NWIC strategic planning based on culture, place

May 13th, 2011 | By | Category: 22-4: Honoring Student Success, Tribal College News

Northwest Indian College (NWIC, Bellingham, WA) has transformed its institution in the past several years through a strategic planning process focused on bringing cultural content and context into the academy. Four tribal college administrators presented a workshop on this at the 12th annual American Indian Studies Association Conference Feb. 3-4 at Arizona State University, and the room was full of mainstream university administrators, faculty, and students.

“Before Cheryl (Crazy Bull) came in 2002, we looked like any other community college, other than a few courses in basketry,” said Sharon Kinley (Lummi), director of the Coast Salish Institute at the college.

Crazy Bull (Sicangu Lakota), who has been involved in the Tribal College Movement since the 1970s, brought a commitment to honor the tribal college and university identity when she was selected as NWIC president in 2002. Speaking at the conference in February, she said this means giving voice to Natives. “The faculty needs to know that the students come with more knowledge than they have.”

A key component of NWIC’s “placebased” strategy is Native Studies. Kinley described Native Studies as “a cultural strategy for revitalization, both a discipline and an approach to teaching and learning throughout the institution.”

Tribal leaders groomed Kinley for leadership beginning when she was 19 years old. “They were very deliberate about passing leadership on.” NWIC is also deliberately growing its own leadership.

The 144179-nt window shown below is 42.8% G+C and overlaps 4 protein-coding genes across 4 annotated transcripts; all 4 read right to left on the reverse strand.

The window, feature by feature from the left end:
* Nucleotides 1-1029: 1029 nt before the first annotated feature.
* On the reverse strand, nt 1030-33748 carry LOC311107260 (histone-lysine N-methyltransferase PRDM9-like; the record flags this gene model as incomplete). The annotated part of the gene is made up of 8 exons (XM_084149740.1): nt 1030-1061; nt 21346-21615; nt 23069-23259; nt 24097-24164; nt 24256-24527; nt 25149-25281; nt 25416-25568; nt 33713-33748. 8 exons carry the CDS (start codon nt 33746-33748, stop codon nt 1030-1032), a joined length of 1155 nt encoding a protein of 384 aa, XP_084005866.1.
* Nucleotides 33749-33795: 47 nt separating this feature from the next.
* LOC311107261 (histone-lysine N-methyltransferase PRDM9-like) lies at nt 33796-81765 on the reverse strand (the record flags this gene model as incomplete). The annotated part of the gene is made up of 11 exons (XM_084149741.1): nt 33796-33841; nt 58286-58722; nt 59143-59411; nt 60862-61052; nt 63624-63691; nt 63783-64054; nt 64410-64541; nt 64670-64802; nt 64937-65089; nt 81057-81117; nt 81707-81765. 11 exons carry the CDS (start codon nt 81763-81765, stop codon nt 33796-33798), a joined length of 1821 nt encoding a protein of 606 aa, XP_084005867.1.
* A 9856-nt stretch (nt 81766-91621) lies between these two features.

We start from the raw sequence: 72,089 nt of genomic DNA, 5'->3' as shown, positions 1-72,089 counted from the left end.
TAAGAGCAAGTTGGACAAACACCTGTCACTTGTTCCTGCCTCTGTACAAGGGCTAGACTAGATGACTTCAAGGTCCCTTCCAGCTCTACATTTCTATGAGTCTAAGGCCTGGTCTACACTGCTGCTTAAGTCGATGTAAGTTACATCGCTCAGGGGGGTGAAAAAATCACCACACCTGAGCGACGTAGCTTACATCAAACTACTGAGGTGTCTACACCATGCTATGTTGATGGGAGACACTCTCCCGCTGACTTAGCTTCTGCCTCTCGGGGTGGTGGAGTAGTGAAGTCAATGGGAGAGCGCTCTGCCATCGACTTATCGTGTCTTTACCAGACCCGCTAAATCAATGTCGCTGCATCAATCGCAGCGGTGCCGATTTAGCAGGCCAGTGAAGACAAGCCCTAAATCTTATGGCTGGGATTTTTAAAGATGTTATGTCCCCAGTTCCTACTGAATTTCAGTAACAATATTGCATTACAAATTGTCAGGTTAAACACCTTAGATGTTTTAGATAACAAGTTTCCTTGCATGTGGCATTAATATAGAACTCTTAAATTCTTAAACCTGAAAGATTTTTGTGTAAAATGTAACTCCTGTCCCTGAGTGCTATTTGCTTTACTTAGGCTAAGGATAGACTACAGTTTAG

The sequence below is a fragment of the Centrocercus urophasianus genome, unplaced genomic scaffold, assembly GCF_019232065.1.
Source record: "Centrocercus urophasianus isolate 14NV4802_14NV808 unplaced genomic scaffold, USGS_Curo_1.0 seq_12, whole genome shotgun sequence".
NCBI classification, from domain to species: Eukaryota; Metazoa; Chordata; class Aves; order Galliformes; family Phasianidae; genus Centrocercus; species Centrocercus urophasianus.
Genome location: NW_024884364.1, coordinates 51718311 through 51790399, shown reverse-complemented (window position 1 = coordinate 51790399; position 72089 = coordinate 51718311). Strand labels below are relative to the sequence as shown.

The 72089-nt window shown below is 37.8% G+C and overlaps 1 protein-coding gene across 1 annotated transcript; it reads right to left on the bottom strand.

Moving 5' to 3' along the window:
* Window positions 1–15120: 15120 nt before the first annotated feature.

Kinley and Crazy Bull were accompanied by two younger administrators, who addressed implementation of the plan. Nadine Bill (Lummi), the director of institutional research, said, “My job is to make it measurable so we can show the students and the community that we are fulfilling our mission. As we communicate back to the community, we continue to learn.”

“We support tribal identity,” said Cindy Cultee (Lummi), the director of assessment and the first-year experience. “Some students are just learning what that means.”

Myla Vicenti-Carpio, Ph.D., asked the speakers what more they want to accomplish. Kinley said, “We would be happy if we could raise a generation who values our culture.” Vicenti- Carpio, an assistant professor of American Indian Studies at Arizona State University, said, “I commend you. You’ve taken theory to practice.”

For more information, contact Nadine Bill, nbill@nwic.edu.

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